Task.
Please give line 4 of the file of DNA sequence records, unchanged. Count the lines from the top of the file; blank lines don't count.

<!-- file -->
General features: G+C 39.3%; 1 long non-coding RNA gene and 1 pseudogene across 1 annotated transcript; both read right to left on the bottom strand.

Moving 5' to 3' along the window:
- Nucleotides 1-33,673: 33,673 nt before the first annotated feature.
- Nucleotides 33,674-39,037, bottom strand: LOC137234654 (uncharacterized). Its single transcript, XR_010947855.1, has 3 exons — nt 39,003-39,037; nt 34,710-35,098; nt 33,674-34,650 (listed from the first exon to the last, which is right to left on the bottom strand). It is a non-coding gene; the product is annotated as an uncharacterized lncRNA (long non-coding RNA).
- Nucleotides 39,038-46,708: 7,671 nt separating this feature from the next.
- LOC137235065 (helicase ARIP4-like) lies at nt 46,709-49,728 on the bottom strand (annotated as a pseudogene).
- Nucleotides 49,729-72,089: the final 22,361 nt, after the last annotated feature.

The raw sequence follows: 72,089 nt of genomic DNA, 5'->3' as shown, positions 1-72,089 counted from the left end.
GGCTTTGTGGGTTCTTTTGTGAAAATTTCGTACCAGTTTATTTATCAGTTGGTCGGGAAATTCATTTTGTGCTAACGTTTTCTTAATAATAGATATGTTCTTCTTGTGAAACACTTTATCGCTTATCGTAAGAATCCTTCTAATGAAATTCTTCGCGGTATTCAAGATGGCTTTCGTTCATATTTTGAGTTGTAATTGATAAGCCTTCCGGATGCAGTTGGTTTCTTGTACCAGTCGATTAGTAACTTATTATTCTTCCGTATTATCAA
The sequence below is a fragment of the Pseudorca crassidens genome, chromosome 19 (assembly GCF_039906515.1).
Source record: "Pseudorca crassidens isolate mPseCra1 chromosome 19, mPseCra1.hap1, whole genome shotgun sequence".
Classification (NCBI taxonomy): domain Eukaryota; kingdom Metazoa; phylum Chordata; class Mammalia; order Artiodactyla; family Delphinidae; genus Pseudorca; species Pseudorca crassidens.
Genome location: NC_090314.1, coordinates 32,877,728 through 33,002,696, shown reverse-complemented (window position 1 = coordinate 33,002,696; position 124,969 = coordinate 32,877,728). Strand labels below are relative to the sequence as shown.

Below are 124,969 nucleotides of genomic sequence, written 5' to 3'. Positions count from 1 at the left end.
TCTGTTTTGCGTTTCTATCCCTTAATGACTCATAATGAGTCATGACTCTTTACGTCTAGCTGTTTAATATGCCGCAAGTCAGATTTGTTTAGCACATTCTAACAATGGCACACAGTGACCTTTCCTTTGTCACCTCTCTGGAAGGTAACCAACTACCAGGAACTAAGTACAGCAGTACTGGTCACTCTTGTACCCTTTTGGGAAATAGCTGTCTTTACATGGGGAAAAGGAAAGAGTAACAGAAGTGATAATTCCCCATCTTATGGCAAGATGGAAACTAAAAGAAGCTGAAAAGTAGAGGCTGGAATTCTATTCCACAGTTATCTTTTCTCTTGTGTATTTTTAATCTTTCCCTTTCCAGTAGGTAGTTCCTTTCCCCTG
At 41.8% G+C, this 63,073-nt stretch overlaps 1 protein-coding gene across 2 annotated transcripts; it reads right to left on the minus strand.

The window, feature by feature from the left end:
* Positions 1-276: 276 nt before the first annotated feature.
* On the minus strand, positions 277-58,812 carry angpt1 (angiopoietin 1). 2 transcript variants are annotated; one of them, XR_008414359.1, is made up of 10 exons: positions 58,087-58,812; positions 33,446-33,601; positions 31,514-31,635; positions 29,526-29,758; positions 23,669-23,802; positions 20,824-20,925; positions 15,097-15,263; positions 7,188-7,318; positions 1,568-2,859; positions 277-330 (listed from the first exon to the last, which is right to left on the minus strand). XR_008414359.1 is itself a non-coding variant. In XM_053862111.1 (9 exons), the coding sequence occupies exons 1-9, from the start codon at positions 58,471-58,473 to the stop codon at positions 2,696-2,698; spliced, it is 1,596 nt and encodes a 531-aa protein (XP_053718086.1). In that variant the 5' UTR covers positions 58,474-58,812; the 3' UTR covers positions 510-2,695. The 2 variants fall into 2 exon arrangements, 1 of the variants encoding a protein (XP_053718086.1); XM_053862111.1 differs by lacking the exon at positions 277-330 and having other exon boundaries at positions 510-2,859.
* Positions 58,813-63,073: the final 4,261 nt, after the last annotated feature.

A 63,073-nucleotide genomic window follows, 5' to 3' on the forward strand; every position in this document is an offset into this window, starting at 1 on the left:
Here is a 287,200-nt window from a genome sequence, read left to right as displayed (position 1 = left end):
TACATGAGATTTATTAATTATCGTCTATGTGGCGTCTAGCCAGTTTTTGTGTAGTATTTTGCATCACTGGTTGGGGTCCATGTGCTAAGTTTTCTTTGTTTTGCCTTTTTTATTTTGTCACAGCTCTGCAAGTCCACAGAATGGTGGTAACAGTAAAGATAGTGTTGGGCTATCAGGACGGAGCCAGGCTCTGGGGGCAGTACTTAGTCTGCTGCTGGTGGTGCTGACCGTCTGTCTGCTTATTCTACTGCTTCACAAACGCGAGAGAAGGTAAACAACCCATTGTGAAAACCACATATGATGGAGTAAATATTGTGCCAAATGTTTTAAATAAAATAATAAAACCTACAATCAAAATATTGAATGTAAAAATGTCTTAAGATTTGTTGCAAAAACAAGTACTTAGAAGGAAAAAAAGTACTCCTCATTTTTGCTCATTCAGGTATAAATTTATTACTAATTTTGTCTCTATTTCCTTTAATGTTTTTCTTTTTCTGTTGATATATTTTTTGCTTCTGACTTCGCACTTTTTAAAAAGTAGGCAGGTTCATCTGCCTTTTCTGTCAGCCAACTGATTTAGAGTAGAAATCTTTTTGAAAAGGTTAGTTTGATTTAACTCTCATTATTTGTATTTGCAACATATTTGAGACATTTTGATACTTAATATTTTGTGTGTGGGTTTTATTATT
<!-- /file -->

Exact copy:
- Nucleotides 33,674-39,037, bottom strand: LOC137234654 (uncharacterized). Its single transcript, XR_010947855.1, has 3 exons — nt 39,003-39,037; nt 34,710-35,098; nt 33,674-34,650 (listed from the first exon to the last, which is right to left on the bottom strand). It is a non-coding gene; the product is annotated as an uncharacterized lncRNA (long non-coding RNA).